As many as all the US soldiers killed in Korea, Vietnam, Iraq, and Afghanistan.
And now, the number of Americans who have died from the coronavirus in less than three months.
It is a figure so large it seems almost impossible to process, which is why perhaps, we as a nation are not processing it.
There has been no national moment of silence; no day of remembrance; no attempt to honor those who have been lost; no effort by our political leaders to put this loss of life in a broader context. The carnage intensifies, and yet the mind-numbing death toll doesn’t get the attention it deserves.
The reaction to so much wanton loss of life brings to mind a phrase uttered by the one of the worst mass murderers in human history, Joseph Stalin — that one death is a tragedy, but one million is just a statistic. When we see the portraits of those killed in a mass shooting or watch their families being interviewed it seems real. When they are just an unending list of names on the front page of a newspaper or an ever-rising number in the news chyrons on cable news, it feels like an abstraction.
There is no one reason why this is happening. Part of it is, unlike past tragedies, the coronavirus pandemic is affecting each of us directly. More than 40 million of us have lost our jobs. We’re stuck at home, away from our family, friends, and colleagues, juggling work and school, and buffeted by stress, anxiety, and uncertainty. We don’t have time to grieve for people we don’t know.
Perhaps we think it’s someone else’s problem. We’re young, we’re healthy, we’re seemingly invulnerable. We’re not old or suffering from obesity or hypertension. We’re not going to get it and if we do, it’s not going to kill us.
Perhaps in the deeper recesses of our minds, we think those who are dying are Black and brown and poor and while we’d never say it openly, we don’t identify with what’s happening in communities to which we have little connection.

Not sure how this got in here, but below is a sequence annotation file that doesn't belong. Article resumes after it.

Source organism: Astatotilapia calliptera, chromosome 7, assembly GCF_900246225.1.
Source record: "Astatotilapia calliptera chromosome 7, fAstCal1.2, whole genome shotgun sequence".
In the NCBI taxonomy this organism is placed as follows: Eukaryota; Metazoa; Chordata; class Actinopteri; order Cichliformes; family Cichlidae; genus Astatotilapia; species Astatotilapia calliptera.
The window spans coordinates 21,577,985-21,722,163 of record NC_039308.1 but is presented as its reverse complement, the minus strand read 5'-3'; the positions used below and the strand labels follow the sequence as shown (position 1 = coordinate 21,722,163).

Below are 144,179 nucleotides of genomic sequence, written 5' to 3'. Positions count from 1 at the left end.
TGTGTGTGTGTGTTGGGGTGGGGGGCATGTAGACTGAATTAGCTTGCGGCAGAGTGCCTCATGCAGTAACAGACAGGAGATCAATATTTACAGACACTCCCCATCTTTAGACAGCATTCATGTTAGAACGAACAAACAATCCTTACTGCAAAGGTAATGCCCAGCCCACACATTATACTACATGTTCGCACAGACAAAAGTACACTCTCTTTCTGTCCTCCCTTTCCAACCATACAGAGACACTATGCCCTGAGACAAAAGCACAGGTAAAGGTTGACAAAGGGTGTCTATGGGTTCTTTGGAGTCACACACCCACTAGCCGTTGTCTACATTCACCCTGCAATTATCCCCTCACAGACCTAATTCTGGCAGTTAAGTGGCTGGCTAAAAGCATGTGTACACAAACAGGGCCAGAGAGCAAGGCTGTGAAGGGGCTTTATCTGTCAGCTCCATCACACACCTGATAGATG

Or perhaps it’s the most obvious reason: We have a president who doesn’t care and views the sick and dead as inconveniences who have gotten in the way of his reelection effort. President’s Trump daily excesses distract us. His unending talk about opening the economy has become a dominant and disquieting narrative in the face of such extraordinary loss. Trump has made routine the idea that saving more lives from COVID-19 is an impediment to getting people back to work. The phrase, “it’s terrible we’ve lost 100,000 people . . . but,” uttered this week by a CNBC anchor, has become part of the American lexicon.
Throughout our history we’ve looked to presidents for sustenance in times of tragedy; for larger meaning in the face of events none of us can fully comprehend; for uniting us and rallying us around a common purpose.
Abraham Lincoln memorialized those who fought and died at Gettysburg, and told Americans that the way to honor their “last full measure of devotion” on the battlefield would be to ensure “that government of the people, by the people, and for the people shall not perish from the Earth.” When the Challenger astronauts lost their lives in the skies over Cape Canaveral, Fla., Ronald Reagan reminded us that the “future doesn’t belong to the fainthearted; it belongs to the brave.” He told the nation that the seven astronauts who died were “pulling us into the future, and we’ll continue to follow them.”
When Barack Obama eulogized the black parishioners felled by a white supremacist at the Emanuel AME Church in Charleston, S.C., he spoke of their senseless deaths and of the history of racial violence in America, but also offered Americans a path to redemption, as he sang the mournful words of “Amazing Grace.”
This is the undoubtedly the most difficult, and yet most essential, responsibility of political leadership — to offer solace, meaning, and hope.
Even in the wake of 100,000 lost souls, there are reasons for hopefulness. At a time of intense and debilitating political polarization, most Americans are united in purpose. We are largely together, as a nation, quarantining, wearing masks, socially distancing, and cheering health care workers and first providers. There’s an important story to be told of resilience and community, of selflessness and sacrifice, of ingenuity and imagination.
Finding meaning in death is one of our unique and most vital attributes as humans. It’s what allows us to move forward when we experience inevitable loss. It’s what priests, rabbis, imams — or any of us who have ever delivered a eulogy — do regularly at funerals. But for a nation as diverse and immense as ours, much of this responsibility falls on the president. It may sound trite, but in tragedy presidents — no matter who voted for them — speak for us all.
Or at least they should. In this most essential of presidential responsibilities, Donald Trump has not just failed — he hasn’t even tried.
Michael A. Cohen’s column appears regularly in the Globe. Follow him on Twitter @speechboy71.